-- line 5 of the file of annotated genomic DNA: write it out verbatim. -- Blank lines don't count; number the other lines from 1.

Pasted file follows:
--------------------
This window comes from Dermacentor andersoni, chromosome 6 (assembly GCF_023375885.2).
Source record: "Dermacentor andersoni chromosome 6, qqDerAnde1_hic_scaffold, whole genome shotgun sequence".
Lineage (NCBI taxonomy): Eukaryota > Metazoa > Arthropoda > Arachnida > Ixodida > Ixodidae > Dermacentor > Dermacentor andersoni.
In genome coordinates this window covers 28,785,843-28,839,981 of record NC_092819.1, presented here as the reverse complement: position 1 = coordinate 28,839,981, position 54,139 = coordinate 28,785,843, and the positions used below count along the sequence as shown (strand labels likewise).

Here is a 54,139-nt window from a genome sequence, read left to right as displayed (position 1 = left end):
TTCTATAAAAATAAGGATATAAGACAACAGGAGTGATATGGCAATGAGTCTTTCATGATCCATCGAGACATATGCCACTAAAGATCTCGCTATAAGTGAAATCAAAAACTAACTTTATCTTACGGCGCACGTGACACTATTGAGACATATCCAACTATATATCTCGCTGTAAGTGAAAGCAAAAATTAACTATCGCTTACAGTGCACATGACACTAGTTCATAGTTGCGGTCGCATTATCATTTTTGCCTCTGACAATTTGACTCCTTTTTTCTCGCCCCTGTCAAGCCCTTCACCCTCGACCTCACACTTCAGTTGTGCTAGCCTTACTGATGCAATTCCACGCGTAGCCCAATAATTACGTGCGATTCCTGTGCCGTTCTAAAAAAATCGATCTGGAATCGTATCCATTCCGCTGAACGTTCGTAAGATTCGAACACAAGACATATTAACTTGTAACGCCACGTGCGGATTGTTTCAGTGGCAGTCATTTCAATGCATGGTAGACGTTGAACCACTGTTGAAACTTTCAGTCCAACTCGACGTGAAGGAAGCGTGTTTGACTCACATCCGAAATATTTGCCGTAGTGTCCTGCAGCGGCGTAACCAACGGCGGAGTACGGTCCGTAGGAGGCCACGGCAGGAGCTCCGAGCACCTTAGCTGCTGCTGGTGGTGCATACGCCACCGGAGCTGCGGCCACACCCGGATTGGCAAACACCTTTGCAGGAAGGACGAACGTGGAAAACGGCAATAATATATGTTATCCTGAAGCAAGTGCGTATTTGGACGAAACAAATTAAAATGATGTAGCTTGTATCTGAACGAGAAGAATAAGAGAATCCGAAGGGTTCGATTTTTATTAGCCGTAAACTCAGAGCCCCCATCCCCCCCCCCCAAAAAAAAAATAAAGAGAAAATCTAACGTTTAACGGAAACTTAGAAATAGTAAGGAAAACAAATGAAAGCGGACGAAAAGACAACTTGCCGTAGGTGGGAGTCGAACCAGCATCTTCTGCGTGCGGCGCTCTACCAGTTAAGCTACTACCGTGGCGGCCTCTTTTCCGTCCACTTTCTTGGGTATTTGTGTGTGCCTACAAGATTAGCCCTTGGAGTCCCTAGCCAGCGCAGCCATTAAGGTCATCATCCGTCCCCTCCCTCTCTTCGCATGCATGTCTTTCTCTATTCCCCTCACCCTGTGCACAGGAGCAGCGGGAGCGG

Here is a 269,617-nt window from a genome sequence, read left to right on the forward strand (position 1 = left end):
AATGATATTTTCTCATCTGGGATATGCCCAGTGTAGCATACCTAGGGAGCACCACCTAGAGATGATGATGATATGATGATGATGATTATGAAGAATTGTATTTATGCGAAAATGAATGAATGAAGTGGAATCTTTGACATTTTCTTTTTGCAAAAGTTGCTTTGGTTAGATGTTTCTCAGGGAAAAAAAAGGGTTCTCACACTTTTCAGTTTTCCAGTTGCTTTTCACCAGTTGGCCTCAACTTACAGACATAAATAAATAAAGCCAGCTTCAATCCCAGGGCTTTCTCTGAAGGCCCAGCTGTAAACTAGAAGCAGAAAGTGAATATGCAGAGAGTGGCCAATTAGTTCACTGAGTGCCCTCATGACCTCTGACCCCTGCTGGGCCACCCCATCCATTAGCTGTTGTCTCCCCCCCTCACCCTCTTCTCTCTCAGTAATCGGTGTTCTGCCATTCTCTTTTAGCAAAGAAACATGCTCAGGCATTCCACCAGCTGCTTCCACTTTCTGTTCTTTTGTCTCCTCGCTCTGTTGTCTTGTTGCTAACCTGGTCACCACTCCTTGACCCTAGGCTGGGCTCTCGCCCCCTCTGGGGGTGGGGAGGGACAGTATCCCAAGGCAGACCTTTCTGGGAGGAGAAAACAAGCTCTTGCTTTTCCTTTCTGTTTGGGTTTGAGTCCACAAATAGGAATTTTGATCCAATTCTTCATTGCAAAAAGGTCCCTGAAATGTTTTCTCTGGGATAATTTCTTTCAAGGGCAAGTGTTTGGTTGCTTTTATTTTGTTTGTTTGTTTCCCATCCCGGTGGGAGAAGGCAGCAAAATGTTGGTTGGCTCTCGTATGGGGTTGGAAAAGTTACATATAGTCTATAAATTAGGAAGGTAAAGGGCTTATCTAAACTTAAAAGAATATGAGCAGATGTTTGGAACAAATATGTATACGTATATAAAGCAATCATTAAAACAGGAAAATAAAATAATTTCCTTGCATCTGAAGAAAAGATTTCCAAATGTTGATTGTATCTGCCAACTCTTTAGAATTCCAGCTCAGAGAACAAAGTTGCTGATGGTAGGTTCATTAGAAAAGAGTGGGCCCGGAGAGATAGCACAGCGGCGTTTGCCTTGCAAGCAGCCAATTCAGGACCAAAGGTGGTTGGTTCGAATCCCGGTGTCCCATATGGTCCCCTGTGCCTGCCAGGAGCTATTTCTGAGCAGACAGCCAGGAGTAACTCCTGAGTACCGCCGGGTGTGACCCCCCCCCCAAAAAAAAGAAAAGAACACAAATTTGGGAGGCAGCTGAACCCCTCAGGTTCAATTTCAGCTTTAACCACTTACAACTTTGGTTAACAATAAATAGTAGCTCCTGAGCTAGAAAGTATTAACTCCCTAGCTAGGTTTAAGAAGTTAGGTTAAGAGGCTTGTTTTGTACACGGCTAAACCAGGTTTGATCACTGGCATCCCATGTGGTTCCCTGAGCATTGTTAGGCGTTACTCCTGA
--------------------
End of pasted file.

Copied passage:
Here is a 54,139-nt window from a genome sequence, read left to right as displayed (position 1 = left end):